The Enforcement of Contract Judgments in China

Project: Research

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How effective and efficient of court in enforcing judgments is critically important for the functioning of a judicial system and for the understanding of the relationship between law and development. While the enforcement of contract judgments in China has long been regarded as notoriously difficult, this understanding is largely based on anecdotal or attitudinal evidence as few systematic empirical studies have ever been conducted. The researchers recent empirical study based on the Pearl River Delta, though preliminary, suggests that contract judgment enforcement might have been improved due to developments such as institution building in the courts and diversification of the local economy. But the overall situation of contract enforcement in China cannot be sufficiently understood with only a study in a single region, given the huge difference across various regions. This project will expand the preliminary study to other regions and levels of the courts. Through empirically and systematically examining how contract enforcement varies by region, level of the courts, and type of cases, this project will identify the differences and explore their underlying reasons. The findings of this project will demonstrate how Chinese courts function in different settings, and provide meaningful policy recommendations for China's judicial reforms. They will also contribute to the debate in the law and development literature on why China's economy has developed at a rapid pace despite the fact that few would regard China has established an effective contract enforcement mechanism.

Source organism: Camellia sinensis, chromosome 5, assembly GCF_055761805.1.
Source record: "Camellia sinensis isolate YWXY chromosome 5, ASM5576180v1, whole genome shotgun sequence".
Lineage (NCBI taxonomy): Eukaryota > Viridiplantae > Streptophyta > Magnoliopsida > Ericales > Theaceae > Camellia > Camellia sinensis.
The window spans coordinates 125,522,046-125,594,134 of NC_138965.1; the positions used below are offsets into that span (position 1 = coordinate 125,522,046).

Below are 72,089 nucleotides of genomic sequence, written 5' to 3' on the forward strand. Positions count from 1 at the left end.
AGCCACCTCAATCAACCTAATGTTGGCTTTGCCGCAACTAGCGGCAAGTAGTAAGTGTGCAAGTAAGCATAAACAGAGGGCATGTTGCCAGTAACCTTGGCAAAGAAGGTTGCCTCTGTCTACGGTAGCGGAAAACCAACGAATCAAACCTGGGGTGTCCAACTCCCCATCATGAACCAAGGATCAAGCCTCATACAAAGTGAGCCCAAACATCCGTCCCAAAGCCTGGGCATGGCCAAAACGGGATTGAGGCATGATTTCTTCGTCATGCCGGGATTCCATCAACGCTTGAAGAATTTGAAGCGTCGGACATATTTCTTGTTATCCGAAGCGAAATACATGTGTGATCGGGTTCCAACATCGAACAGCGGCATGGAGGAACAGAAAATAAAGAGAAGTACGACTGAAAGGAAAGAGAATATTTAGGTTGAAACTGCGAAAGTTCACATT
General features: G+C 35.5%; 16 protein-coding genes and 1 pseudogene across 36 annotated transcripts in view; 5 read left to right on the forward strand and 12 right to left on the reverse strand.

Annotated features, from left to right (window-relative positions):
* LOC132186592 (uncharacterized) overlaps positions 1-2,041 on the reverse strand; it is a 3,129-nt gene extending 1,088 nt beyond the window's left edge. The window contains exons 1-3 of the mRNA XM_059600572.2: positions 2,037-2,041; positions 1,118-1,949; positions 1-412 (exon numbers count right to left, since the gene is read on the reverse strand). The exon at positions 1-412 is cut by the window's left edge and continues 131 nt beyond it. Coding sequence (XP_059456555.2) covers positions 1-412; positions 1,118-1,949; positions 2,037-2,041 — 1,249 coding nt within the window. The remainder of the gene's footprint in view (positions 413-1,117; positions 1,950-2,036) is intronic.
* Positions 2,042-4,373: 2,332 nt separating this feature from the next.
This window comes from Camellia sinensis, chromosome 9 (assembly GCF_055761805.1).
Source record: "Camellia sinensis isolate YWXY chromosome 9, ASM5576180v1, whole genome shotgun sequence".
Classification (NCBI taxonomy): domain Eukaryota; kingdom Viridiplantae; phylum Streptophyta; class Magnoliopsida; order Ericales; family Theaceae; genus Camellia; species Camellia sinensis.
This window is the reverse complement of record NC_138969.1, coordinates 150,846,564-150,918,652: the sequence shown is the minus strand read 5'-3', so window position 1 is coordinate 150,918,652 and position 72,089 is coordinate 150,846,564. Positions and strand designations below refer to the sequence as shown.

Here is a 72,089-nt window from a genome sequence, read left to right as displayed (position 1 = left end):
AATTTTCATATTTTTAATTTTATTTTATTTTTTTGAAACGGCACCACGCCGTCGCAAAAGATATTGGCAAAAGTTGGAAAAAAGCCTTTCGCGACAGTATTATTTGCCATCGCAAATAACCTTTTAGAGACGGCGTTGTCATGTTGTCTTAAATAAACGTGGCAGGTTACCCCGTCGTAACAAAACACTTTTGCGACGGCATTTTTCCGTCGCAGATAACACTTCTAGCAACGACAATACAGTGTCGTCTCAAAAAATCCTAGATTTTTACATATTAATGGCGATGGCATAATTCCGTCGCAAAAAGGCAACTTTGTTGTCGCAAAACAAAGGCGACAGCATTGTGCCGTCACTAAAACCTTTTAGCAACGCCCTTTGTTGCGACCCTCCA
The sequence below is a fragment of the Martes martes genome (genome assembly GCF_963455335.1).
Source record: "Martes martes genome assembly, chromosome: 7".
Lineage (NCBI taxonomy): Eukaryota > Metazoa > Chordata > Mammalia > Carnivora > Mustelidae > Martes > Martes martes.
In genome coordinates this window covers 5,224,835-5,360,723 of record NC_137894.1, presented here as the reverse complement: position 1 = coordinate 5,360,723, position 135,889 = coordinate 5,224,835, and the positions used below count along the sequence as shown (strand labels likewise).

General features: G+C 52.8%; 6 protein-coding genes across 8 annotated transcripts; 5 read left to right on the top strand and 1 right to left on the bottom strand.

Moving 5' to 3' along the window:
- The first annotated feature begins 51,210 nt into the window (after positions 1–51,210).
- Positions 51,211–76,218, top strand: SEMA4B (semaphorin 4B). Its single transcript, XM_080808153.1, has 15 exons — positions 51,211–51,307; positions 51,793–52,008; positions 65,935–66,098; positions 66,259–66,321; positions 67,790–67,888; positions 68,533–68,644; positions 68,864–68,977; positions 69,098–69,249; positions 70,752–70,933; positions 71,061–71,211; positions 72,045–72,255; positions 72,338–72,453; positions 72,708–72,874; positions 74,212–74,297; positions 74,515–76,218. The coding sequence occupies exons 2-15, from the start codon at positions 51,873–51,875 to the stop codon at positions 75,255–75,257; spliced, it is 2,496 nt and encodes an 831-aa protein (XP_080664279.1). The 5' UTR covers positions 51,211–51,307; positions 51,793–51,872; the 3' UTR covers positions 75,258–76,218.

Project number9041402
Grant typeGRF
Effective start/end date1/01/0930/09/11